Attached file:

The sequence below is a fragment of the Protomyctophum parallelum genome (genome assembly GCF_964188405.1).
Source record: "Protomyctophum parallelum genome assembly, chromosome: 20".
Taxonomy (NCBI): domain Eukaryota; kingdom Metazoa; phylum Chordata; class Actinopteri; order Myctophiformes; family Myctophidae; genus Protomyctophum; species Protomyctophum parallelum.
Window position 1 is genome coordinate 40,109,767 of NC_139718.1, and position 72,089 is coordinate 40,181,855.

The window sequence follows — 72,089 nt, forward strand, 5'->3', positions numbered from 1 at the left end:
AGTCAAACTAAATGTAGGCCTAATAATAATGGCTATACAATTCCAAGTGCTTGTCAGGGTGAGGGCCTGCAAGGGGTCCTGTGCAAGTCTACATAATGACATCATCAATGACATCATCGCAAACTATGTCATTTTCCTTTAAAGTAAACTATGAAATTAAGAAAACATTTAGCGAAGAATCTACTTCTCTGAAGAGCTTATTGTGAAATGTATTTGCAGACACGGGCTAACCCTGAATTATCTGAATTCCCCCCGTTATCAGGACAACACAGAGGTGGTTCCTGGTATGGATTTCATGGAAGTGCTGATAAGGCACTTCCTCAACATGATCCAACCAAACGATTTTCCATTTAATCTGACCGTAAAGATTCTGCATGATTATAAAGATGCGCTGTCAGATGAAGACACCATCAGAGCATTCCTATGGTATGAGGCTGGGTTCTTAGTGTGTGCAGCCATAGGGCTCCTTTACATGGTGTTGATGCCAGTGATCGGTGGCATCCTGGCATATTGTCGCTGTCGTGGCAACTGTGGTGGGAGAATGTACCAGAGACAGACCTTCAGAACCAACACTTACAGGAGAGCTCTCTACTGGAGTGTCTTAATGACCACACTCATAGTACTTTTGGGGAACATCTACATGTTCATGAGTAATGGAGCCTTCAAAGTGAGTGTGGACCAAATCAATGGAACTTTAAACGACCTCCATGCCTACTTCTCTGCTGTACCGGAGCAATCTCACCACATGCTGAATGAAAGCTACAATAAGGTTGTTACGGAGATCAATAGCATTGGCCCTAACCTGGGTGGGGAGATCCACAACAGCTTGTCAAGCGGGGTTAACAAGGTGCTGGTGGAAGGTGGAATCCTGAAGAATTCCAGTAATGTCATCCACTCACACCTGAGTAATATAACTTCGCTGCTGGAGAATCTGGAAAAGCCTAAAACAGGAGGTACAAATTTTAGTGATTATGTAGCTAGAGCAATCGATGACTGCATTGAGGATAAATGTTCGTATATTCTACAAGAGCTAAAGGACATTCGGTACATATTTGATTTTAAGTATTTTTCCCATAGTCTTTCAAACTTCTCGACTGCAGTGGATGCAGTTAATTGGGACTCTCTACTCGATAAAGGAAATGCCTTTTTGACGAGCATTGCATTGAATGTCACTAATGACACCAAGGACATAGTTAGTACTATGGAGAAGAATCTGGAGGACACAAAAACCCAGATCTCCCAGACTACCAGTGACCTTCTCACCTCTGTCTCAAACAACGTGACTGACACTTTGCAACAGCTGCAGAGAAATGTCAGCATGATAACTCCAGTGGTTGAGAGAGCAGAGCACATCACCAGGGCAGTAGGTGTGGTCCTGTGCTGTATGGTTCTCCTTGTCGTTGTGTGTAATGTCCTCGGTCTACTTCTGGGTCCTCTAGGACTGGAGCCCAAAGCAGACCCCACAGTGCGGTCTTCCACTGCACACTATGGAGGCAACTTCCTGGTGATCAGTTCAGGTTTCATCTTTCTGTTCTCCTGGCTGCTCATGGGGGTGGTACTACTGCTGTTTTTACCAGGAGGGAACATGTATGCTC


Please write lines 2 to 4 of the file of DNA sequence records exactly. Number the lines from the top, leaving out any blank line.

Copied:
Source record: "Protomyctophum parallelum genome assembly, chromosome: 20".
Taxonomy (NCBI): domain Eukaryota; kingdom Metazoa; phylum Chordata; class Actinopteri; order Myctophiformes; family Myctophidae; genus Protomyctophum; species Protomyctophum parallelum.
Window position 1 is genome coordinate 40,109,767 of NC_139718.1, and position 72,089 is coordinate 40,181,855.